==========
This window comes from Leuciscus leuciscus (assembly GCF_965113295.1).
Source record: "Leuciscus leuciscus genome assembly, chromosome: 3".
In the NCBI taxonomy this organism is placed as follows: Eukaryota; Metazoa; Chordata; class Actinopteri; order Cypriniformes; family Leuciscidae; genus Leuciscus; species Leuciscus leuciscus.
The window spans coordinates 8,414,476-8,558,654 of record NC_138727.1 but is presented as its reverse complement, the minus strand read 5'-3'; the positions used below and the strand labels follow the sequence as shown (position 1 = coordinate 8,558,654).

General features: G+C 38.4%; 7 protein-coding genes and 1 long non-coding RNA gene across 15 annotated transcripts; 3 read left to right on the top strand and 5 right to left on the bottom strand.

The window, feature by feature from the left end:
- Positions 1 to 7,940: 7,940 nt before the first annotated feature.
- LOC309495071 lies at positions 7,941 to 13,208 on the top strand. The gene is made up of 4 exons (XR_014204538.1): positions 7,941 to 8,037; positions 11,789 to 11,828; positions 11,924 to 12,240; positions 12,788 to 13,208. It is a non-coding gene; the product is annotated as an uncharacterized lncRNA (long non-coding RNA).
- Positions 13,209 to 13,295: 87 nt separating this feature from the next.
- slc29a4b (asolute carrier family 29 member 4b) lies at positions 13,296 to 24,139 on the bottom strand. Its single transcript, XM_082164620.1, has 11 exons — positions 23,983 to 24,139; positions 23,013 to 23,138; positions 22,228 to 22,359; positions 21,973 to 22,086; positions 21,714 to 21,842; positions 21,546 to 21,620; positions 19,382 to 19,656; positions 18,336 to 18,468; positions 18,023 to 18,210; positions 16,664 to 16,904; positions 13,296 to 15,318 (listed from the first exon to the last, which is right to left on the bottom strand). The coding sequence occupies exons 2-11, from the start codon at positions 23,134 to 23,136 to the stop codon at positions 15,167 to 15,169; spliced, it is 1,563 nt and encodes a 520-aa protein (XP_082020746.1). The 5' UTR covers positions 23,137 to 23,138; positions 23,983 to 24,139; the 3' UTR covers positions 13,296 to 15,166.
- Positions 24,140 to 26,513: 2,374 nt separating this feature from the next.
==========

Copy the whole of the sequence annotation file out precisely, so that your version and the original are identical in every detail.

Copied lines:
This window comes from Leuciscus leuciscus (assembly GCF_965113295.1).
Source record: "Leuciscus leuciscus genome assembly, chromosome: 3".
In the NCBI taxonomy this organism is placed as follows: Eukaryota; Metazoa; Chordata; class Actinopteri; order Cypriniformes; family Leuciscidae; genus Leuciscus; species Leuciscus leuciscus.
The window spans coordinates 8,414,476-8,558,654 of record NC_138727.1 but is presented as its reverse complement, the minus strand read 5'-3'; the positions used below and the strand labels follow the sequence as shown (position 1 = coordinate 8,558,654).

General features: G+C 38.4%; 7 protein-coding genes and 1 long non-coding RNA gene across 15 annotated transcripts; 3 read left to right on the top strand and 5 right to left on the bottom strand.

The window, feature by feature from the left end:
- Positions 1 to 7,940: 7,940 nt before the first annotated feature.
- LOC309495071 lies at positions 7,941 to 13,208 on the top strand. The gene is made up of 4 exons (XR_014204538.1): positions 7,941 to 8,037; positions 11,789 to 11,828; positions 11,924 to 12,240; positions 12,788 to 13,208. It is a non-coding gene; the product is annotated as an uncharacterized lncRNA (long non-coding RNA).
- Positions 13,209 to 13,295: 87 nt separating this feature from the next.
- slc29a4b (asolute carrier family 29 member 4b) lies at positions 13,296 to 24,139 on the bottom strand. Its single transcript, XM_082164620.1, has 11 exons — positions 23,983 to 24,139; positions 23,013 to 23,138; positions 22,228 to 22,359; positions 21,973 to 22,086; positions 21,714 to 21,842; positions 21,546 to 21,620; positions 19,382 to 19,656; positions 18,336 to 18,468; positions 18,023 to 18,210; positions 16,664 to 16,904; positions 13,296 to 15,318 (listed from the first exon to the last, which is right to left on the bottom strand). The coding sequence occupies exons 2-11, from the start codon at positions 23,134 to 23,136 to the stop codon at positions 15,167 to 15,169; spliced, it is 1,563 nt and encodes a 520-aa protein (XP_082020746.1). The 5' UTR covers positions 23,137 to 23,138; positions 23,983 to 24,139; the 3' UTR covers positions 13,296 to 15,166.
- Positions 24,140 to 26,513: 2,374 nt separating this feature from the next.